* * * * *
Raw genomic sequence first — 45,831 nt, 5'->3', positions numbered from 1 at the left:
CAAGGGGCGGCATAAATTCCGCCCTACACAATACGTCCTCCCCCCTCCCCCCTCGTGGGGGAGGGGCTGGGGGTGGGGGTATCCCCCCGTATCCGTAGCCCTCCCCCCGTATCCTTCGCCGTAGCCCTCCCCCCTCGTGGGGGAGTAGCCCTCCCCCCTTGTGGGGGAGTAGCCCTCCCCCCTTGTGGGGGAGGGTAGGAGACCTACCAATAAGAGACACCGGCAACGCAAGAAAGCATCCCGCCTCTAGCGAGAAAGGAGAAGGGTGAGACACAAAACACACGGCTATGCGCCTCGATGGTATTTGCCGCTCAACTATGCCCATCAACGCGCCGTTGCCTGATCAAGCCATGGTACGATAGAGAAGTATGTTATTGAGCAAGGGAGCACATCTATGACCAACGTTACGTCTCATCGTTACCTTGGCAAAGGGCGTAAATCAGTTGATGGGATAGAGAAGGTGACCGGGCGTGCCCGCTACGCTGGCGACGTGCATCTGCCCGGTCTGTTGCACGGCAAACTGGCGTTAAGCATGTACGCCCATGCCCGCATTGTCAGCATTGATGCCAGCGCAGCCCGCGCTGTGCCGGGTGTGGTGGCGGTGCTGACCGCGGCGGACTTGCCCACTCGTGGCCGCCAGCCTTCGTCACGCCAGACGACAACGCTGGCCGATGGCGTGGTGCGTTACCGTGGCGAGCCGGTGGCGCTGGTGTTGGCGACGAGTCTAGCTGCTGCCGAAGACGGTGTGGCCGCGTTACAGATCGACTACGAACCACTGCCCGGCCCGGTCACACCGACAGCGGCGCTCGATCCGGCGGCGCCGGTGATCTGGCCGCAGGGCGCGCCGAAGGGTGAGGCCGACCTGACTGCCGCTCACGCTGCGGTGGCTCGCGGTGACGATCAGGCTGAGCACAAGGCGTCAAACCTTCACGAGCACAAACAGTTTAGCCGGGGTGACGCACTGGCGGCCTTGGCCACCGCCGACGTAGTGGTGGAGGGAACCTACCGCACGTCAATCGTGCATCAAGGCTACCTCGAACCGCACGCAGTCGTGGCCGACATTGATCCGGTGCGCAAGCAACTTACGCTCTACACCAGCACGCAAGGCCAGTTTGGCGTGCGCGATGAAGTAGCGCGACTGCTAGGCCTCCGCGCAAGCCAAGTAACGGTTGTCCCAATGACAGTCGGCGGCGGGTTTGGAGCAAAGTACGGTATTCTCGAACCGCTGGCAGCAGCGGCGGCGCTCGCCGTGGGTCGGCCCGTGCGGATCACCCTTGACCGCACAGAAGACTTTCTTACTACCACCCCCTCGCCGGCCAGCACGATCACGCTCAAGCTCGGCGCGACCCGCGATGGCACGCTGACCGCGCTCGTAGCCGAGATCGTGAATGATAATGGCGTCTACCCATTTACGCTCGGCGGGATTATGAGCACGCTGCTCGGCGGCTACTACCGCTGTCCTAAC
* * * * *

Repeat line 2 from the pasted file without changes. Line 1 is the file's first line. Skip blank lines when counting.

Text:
CAAGGGGCGGCATAAATTCCGCCCTACACAATACGTCCTCCCCCCTCCCCCCTCGTGGGGGAGGGGCTGGGGGTGGGGGTATCCCCCCGTATCCGTAGCCCTCCCCCCGTATCCTTCGCCGTAGCCCTCCCCCCTCGTGGGGGAGTAGCCCTCCCCCCTTGTGGGGGAGTAGCCCTCCCCCCTTGTGGGGGAGGGTAGGAGACCTACCAATAAGAGACACCGGCAACGCAAGAAAGCATCCCGCCTCTAGCGAGAAAGGAGAAGGGTGAGACACAAAACACACGGCTATGCGCCTCGATGGTATTTGCCGCTCAACTATGCCCATCAACGCGCCGTTGCCTGATCAAGCCATGGTACGATAGAGAAGTATGTTATTGAGCAAGGGAGCACATCTATGACCAACGTTACGTCTCATCGTTACCTTGGCAAAGGGCGTAAATCAGTTGATGGGATAGAGAAGGTGACCGGGCGTGCCCGCTACGCTGGCGACGTGCATCTGCCCGGTCTGTTGCACGGCAAACTGGCGTTAAGCATGTACGCCCATGCCCGCATTGTCAGCATTGATGCCAGCGCAGCCCGCGCTGTGCCGGGTGTGGTGGCGGTGCTGACCGCGGCGGACTTGCCCACTCGTGGCCGCCAGCCTTCGTCACGCCAGACGACAACGCTGGCCGATGGCGTGGTGCGTTACCGTGGCGAGCCGGTGGCGCTGGTGTTGGCGACGAGTCTAGCTGCTGCCGAAGACGGTGTGGCCGCGTTACAGATCGACTACGAACCACTGCCCGGCCCGGTCACACCGACAGCGGCGCTCGATCCGGCGGCGCCGGTGATCTGGCCGCAGGGCGCGCCGAAGGGTGAGGCCGACCTGACTGCCGCTCACGCTGCGGTGGCTCGCGGTGACGATCAGGCTGAGCACAAGGCGTCAAACCTTCACGAGCACAAACAGTTTAGCCGGGGTGACGCACTGGCGGCCTTGGCCACCGCCGACGTAGTGGTGGAGGGAACCTACCGCACGTCAATCGTGCATCAAGGCTACCTCGAACCGCACGCAGTCGTGGCCGACATTGATCCGGTGCGCAAGCAACTTACGCTCTACACCAGCACGCAAGGCCAGTTTGGCGTGCGCGATGAAGTAGCGCGACTGCTAGGCCTCCGCGCAAGCCAAGTAACGGTTGTCCCAATGACAGTCGGCGGCGGGTTTGGAGCAAAGTACGGTATTCTCGAACCGCTGGCAGCAGCGGCGGCGCTCGCCGTGGGTCGGCCCGTGCGGATCACCCTTGACCGCACAGAAGACTTTCTTACTACCACCCCCTCGCCGGCCAGCACGATCACGCTCAAGCTCGGCGCGACCCGCGATGGCACGCTGACCGCGCTCGTAGCCGAGATCGTGAATGATAATGGCGTCTACCCATTTACGCTCGGCGGGATTATGAGCACGCTGCTCGGCGGCTACTACCGCTGTCCTAAC